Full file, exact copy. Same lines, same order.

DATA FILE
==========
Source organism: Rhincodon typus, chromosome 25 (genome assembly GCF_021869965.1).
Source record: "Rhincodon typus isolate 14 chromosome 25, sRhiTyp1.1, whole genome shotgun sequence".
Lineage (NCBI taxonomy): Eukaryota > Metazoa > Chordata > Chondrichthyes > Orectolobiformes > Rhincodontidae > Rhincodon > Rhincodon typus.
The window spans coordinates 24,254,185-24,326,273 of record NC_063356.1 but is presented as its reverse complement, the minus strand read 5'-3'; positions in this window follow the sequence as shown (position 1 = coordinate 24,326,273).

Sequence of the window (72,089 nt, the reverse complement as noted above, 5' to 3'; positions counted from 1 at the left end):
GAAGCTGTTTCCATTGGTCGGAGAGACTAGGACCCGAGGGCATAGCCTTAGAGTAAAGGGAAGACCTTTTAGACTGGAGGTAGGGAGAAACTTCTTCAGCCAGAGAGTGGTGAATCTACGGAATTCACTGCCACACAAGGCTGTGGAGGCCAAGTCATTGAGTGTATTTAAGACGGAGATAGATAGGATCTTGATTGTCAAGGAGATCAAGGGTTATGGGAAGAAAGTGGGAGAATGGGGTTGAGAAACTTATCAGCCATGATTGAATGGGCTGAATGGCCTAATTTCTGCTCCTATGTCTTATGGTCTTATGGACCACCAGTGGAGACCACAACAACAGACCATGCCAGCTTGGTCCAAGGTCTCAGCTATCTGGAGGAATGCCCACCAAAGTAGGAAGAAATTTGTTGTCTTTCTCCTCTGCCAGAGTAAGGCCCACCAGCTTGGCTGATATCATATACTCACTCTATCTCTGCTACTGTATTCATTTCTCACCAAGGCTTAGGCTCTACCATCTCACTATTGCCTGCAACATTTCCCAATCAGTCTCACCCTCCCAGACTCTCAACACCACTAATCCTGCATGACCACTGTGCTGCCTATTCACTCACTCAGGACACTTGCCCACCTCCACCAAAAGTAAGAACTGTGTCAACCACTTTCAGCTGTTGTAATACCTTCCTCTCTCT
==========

Source organism: Rhincodon typus, chromosome 25 (genome assembly GCF_021869965.1).
Source record: "Rhincodon typus isolate 14 chromosome 25, sRhiTyp1.1, whole genome shotgun sequence".
Lineage (NCBI taxonomy): Eukaryota > Metazoa > Chordata > Chondrichthyes > Orectolobiformes > Rhincodontidae > Rhincodon > Rhincodon typus.
The window spans coordinates 24,254,185-24,326,273 of record NC_063356.1 but is presented as its reverse complement, the minus strand read 5'-3'; positions in this window follow the sequence as shown (position 1 = coordinate 24,326,273).

Sequence of the window (72,089 nt, the reverse complement as noted above, 5' to 3'; positions counted from 1 at the left end):
GAAGCTGTTTCCATTGGTCGGAGAGACTAGGACCCGAGGGCATAGCCTTAGAGTAAAGGGAAGACCTTTTAGACTGGAGGTAGGGAGAAACTTCTTCAGCCAGAGAGTGGTGAATCTACGGAATTCACTGCCACACAAGGCTGTGGAGGCCAAGTCATTGAGTGTATTTAAGACGGAGATAGATAGGATCTTGATTGTCAAGGAGATCAAGGGTTATGGGAAGAAAGTGGGAGAATGGGGTTGAGAAACTTATCAGCCATGATTGAATGGGCTGAATGGCCTAATTTCTGCTCCTATGTCTTATGGTCTTATGGACCACCAGTGGAGACCACAACAACAGACCATGCCAGCTTGGTCCAAGGTCTCAGCTATCTGGAGGAATGCCCACCAAAGTAGGAAGAAATTTGTTGTCTTTCTCCTCTGCCAGAGTAAGGCCCACCAGCTTGGCTGATATCATATACTCACTCTATCTCTGCTACTGTATTCATTTCTCACCAAGGCTTAGGCTCTACCATCTCACTATTGCCTGCAACATTTCCCAATCAGTCTCACCCTCCCAGACTCTCAACACCACTAATCCTGCATGACCACTGTGCTGCCTATTCACTCACTCAGGACACTTGCCCACCTCCACCAAAAGTAAGAACTGTGTCAACCACTTTCAGCTGTTGTAATACCTTCCTCTCTCT